Three seagulls

3 seagulls crop

 

 

 

 

 

 

 

 

 

 

 

 

 

 

One of my better ones. When cropping always come back to the question:”What do I want to make the main subject?”

Everything that doesn’t add to the main subject should be removed. The most powerful pictures are simple. Not simplistic but simple. As in… on point.

The goal is to make images that grab the viewer. In this case the scene itself is not special. Getting three seagulls resting on the railing at the same time is the object of attention.

So, does the tall building on the left add to the bird story? Nope. Does it benefit from zooming in to see the birds better? Yep.

So then my final concern was using the rule of thirds to advantage. I played around with the crop size and location. If the image lends itself, I like the square crop. Something about it makes for powerful images. Back in the days, I had a Rolliflex Twin Lens. There are legions of professional photographers who are devotes of that crop. I am starting to appreciate it more and more.

So I got the first and second bird on the rule of thirds vertical. It works does it?

Three seagulls

 

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Power to the people

PE bldg auto upright

 

 

 

 

 

 

View of the Philadelphia Electric Building from 30th street. Severely leading, Comcast tower tilted 20 degrees.

Used upright in auto mode to fix up nicely. Now the verticals are good but still has a sightly off perspective but in this case I like it for the uniqueness.

Gives the impression of domineering the skyline which is what I was aiming for. After all, it is a POWER company.

PE 1

 

 

 

 

 

 

 

 

 

 

 

 

 

 

 

 

Tweaked the temperature and tint to get the sky the way I wanted.

Converted to B&W

B&W mix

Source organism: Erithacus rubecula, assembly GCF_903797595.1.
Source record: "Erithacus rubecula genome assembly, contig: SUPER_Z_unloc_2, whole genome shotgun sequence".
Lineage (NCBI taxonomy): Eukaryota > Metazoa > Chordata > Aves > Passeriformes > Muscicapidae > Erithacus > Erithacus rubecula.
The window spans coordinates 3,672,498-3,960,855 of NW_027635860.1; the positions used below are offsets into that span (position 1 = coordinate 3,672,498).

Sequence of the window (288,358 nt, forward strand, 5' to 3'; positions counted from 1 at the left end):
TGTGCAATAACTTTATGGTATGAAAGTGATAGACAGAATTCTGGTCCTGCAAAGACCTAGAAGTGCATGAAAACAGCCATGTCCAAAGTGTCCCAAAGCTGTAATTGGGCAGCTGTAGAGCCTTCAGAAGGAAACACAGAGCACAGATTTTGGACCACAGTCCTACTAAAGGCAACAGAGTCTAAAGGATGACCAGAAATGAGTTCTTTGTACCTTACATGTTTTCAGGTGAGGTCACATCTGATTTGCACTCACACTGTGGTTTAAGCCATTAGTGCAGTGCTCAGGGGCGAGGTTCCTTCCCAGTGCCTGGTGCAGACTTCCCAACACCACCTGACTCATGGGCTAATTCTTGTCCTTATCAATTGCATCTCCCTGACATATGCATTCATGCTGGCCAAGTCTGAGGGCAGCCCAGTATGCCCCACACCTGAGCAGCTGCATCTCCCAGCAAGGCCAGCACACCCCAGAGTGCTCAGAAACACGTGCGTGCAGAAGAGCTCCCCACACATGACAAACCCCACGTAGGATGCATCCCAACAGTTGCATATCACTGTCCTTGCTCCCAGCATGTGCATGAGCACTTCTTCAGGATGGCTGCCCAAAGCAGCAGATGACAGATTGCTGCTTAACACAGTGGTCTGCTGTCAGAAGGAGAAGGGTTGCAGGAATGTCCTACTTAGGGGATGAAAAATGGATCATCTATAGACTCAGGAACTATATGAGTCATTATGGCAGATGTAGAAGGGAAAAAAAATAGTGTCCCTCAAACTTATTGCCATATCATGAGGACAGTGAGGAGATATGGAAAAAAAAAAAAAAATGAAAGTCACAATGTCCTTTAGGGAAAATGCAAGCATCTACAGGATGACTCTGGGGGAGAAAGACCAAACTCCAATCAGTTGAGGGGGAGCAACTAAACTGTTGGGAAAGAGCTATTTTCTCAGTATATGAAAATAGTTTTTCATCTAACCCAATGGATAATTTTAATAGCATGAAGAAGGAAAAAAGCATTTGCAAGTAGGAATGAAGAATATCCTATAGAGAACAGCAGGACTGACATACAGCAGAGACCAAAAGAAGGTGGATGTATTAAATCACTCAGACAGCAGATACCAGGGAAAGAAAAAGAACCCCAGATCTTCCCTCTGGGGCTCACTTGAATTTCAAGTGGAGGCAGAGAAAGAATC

Smoothing

Post crop vignette

Added film grain +26

Tone curve

Finish off with split-toning

PE 2

 

 

 

 

 

 

 

 

 

 

 

 

 

 

 
The end result. What do you think? I like how the clouds stand out and match the mood of the dominating building.

PE bldg

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White balance with an indoor and outdoor scene

When you have an indoor/outdoor scene correcting white balance can be very tricky.  Recently took this dusk shot on 2nd Street in Old City.

Lets see the before and after image:

books and music BA

First I do the normal Tone adjustments for an iPhone image: pulling the highlights back from overexposure, tweak the blacks and shadows.  Now if you look at the light in the stores the color is yellowish green. UGLY. Looks ghoulish but Halloween is over.  So I used the WB color picker to get a better starting point. I picked a color from the ceiling lamp in the music store.  Now I adjust the sliders for temp and tint to get the inside to look more normal.

books and music basic

Now for the secret sauce.  I am really enamored of the HSL controls. That stands for Hue, Saturation, Luminance.  I usually start with the Luminance slider. My goal is to lighten or darken the scene one color at a time to match the vision I have of how best to represent the scene. This is basically a process of going thru each color as slide to left or right. Some don’t seem to have any effect for a particular image so those I return to 0.

Now I am ready to modify some colors if I am not perfectly happy with the results with the Hue controls. In this image I wanted the red wall to be richer and again reduce the yellow and green tint. If you use the WB control for this it will affect the whole image so I only use that for a starting point. I ended up tweaking the blue/grey color of the bookstore to make it pop more. I don’t want to be too bright. This is a dusk scene and I want to be true to that light.  Finally, I may tweak the saturation. Finished.

That is my philosophy. I will work an image to make it more realistic not to the point of being artificial. That is why I am not a big fan of Instagram type filters: instant history in one click.